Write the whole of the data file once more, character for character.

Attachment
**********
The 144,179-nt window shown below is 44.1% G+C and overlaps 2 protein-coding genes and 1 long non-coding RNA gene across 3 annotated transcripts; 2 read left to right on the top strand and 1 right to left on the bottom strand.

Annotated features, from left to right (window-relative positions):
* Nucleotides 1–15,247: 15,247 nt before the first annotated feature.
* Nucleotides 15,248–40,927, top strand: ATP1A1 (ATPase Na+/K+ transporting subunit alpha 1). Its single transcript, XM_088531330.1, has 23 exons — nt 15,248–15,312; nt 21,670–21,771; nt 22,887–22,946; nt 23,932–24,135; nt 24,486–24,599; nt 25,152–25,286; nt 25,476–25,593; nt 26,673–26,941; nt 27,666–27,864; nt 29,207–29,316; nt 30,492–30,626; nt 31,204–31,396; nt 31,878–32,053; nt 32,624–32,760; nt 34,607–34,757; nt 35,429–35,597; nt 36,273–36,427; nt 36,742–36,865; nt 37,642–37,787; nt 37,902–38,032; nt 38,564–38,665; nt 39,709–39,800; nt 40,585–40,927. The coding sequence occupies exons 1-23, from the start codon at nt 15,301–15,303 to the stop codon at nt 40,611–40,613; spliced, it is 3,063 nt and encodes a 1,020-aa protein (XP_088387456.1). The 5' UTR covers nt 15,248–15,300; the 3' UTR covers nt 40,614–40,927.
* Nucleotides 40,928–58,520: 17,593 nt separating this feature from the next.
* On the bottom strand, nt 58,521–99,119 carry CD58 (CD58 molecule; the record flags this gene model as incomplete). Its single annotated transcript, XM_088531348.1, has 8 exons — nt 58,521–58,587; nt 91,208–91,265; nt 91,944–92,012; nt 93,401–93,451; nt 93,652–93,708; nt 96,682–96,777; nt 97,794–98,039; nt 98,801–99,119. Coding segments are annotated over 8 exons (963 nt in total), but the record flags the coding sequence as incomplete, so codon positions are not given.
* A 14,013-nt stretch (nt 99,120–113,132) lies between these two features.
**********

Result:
The 144,179-nt window shown below is 44.1% G+C and overlaps 2 protein-coding genes and 1 long non-coding RNA gene across 3 annotated transcripts; 2 read left to right on the top strand and 1 right to left on the bottom strand.

Annotated features, from left to right (window-relative positions):
* Nucleotides 1–15,247: 15,247 nt before the first annotated feature.
* Nucleotides 15,248–40,927, top strand: ATP1A1 (ATPase Na+/K+ transporting subunit alpha 1). Its single transcript, XM_088531330.1, has 23 exons — nt 15,248–15,312; nt 21,670–21,771; nt 22,887–22,946; nt 23,932–24,135; nt 24,486–24,599; nt 25,152–25,286; nt 25,476–25,593; nt 26,673–26,941; nt 27,666–27,864; nt 29,207–29,316; nt 30,492–30,626; nt 31,204–31,396; nt 31,878–32,053; nt 32,624–32,760; nt 34,607–34,757; nt 35,429–35,597; nt 36,273–36,427; nt 36,742–36,865; nt 37,642–37,787; nt 37,902–38,032; nt 38,564–38,665; nt 39,709–39,800; nt 40,585–40,927. The coding sequence occupies exons 1-23, from the start codon at nt 15,301–15,303 to the stop codon at nt 40,611–40,613; spliced, it is 3,063 nt and encodes a 1,020-aa protein (XP_088387456.1). The 5' UTR covers nt 15,248–15,300; the 3' UTR covers nt 40,614–40,927.
* Nucleotides 40,928–58,520: 17,593 nt separating this feature from the next.
* On the bottom strand, nt 58,521–99,119 carry CD58 (CD58 molecule; the record flags this gene model as incomplete). Its single annotated transcript, XM_088531348.1, has 8 exons — nt 58,521–58,587; nt 91,208–91,265; nt 91,944–92,012; nt 93,401–93,451; nt 93,652–93,708; nt 96,682–96,777; nt 97,794–98,039; nt 98,801–99,119. Coding segments are annotated over 8 exons (963 nt in total), but the record flags the coding sequence as incomplete, so codon positions are not given.
* A 14,013-nt stretch (nt 99,120–113,132) lies between these two features.